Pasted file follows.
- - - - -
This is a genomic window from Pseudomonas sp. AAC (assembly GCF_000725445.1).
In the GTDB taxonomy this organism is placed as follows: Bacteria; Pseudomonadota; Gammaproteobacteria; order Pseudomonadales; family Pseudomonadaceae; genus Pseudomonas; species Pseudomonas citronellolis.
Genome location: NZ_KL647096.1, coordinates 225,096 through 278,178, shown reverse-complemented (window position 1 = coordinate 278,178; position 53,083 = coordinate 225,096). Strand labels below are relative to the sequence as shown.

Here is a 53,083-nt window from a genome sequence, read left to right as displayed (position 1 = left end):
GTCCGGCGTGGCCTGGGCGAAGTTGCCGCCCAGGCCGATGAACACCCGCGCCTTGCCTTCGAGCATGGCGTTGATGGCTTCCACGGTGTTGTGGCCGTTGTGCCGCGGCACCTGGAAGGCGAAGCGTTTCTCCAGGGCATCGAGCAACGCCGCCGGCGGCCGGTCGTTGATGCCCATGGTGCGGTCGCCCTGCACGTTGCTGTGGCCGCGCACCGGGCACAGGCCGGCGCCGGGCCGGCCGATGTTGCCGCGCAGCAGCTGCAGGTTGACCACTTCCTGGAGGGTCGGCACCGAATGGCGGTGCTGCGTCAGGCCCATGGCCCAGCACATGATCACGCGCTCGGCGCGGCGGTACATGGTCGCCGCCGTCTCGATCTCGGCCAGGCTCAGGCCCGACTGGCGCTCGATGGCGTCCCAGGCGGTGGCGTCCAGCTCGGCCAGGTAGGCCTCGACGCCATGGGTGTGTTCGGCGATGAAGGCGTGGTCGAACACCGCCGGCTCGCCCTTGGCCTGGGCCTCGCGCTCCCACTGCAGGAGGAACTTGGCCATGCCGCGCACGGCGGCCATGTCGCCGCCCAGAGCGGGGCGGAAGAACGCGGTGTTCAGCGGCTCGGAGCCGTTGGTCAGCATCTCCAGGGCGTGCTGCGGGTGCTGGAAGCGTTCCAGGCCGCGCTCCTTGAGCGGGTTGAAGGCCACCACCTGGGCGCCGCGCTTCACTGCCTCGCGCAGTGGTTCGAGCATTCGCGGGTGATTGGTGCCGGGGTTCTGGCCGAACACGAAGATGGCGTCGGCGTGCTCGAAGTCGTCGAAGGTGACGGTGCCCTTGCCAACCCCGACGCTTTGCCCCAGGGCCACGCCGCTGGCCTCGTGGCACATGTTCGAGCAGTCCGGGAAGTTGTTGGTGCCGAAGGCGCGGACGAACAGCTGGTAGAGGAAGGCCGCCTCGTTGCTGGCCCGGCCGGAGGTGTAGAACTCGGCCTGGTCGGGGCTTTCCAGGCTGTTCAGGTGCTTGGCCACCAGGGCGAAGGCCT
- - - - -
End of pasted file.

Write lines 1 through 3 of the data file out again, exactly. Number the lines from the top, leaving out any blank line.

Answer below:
This is a genomic window from Pseudomonas sp. AAC (assembly GCF_000725445.1).
In the GTDB taxonomy this organism is placed as follows: Bacteria; Pseudomonadota; Gammaproteobacteria; order Pseudomonadales; family Pseudomonadaceae; genus Pseudomonas; species Pseudomonas citronellolis.
Genome location: NZ_KL647096.1, coordinates 225,096 through 278,178, shown reverse-complemented (window position 1 = coordinate 278,178; position 53,083 = coordinate 225,096). Strand labels below are relative to the sequence as shown.